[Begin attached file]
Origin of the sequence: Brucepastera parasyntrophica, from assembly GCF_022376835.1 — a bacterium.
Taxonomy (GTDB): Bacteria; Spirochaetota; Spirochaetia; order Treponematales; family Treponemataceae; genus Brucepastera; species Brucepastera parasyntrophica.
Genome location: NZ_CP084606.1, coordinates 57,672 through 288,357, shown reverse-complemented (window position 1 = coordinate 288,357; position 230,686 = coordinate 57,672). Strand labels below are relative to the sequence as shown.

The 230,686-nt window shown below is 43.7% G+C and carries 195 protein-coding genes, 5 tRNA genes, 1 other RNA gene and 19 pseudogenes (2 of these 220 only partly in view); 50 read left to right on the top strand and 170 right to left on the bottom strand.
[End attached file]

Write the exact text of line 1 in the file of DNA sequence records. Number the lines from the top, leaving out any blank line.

Origin of the sequence: Brucepastera parasyntrophica, from assembly GCF_022376835.1 — a bacterium.